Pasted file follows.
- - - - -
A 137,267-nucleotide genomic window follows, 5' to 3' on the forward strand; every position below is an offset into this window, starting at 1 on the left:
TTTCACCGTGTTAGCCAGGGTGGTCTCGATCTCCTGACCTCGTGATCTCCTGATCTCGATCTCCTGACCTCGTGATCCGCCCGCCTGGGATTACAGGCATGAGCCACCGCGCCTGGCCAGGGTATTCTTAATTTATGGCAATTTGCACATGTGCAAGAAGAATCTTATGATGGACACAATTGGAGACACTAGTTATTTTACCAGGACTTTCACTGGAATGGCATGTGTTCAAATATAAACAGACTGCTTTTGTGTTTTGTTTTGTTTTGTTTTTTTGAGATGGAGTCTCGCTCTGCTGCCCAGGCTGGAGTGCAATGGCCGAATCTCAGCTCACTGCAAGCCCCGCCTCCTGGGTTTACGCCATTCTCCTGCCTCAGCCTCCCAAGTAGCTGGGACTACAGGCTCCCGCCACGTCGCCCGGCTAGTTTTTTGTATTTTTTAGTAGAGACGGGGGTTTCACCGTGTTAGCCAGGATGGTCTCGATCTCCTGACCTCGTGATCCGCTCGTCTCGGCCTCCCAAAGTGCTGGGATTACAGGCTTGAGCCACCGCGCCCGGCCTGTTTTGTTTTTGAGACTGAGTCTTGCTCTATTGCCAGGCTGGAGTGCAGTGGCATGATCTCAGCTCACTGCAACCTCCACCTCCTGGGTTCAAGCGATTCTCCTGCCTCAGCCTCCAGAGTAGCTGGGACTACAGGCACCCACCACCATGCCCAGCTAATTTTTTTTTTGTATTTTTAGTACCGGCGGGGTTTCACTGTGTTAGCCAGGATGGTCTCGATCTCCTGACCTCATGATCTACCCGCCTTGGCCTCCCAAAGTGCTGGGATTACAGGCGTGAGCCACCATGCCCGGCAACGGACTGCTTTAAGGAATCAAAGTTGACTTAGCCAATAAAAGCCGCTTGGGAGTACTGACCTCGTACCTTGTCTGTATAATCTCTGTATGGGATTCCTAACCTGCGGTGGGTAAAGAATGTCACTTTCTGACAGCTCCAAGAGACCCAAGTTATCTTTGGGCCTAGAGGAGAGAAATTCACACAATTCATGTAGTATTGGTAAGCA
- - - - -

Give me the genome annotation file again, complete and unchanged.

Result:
A 137,267-nucleotide genomic window follows, 5' to 3' on the forward strand; every position below is an offset into this window, starting at 1 on the left:
TTTCACCGTGTTAGCCAGGGTGGTCTCGATCTCCTGACCTCGTGATCTCCTGATCTCGATCTCCTGACCTCGTGATCCGCCCGCCTGGGATTACAGGCATGAGCCACCGCGCCTGGCCAGGGTATTCTTAATTTATGGCAATTTGCACATGTGCAAGAAGAATCTTATGATGGACACAATTGGAGACACTAGTTATTTTACCAGGACTTTCACTGGAATGGCATGTGTTCAAATATAAACAGACTGCTTTTGTGTTTTGTTTTGTTTTGTTTTTTTGAGATGGAGTCTCGCTCTGCTGCCCAGGCTGGAGTGCAATGGCCGAATCTCAGCTCACTGCAAGCCCCGCCTCCTGGGTTTACGCCATTCTCCTGCCTCAGCCTCCCAAGTAGCTGGGACTACAGGCTCCCGCCACGTCGCCCGGCTAGTTTTTTGTATTTTTTAGTAGAGACGGGGGTTTCACCGTGTTAGCCAGGATGGTCTCGATCTCCTGACCTCGTGATCCGCTCGTCTCGGCCTCCCAAAGTGCTGGGATTACAGGCTTGAGCCACCGCGCCCGGCCTGTTTTGTTTTTGAGACTGAGTCTTGCTCTATTGCCAGGCTGGAGTGCAGTGGCATGATCTCAGCTCACTGCAACCTCCACCTCCTGGGTTCAAGCGATTCTCCTGCCTCAGCCTCCAGAGTAGCTGGGACTACAGGCACCCACCACCATGCCCAGCTAATTTTTTTTTTGTATTTTTAGTACCGGCGGGGTTTCACTGTGTTAGCCAGGATGGTCTCGATCTCCTGACCTCATGATCTACCCGCCTTGGCCTCCCAAAGTGCTGGGATTACAGGCGTGAGCCACCATGCCCGGCAACGGACTGCTTTAAGGAATCAAAGTTGACTTAGCCAATAAAAGCCGCTTGGGAGTACTGACCTCGTACCTTGTCTGTATAATCTCTGTATGGGATTCCTAACCTGCGGTGGGTAAAGAATGTCACTTTCTGACAGCTCCAAGAGACCCAAGTTATCTTTGGGCCTAGAGGAGAGAAATTCACACAATTCATGTAGTATTGGTAAGCA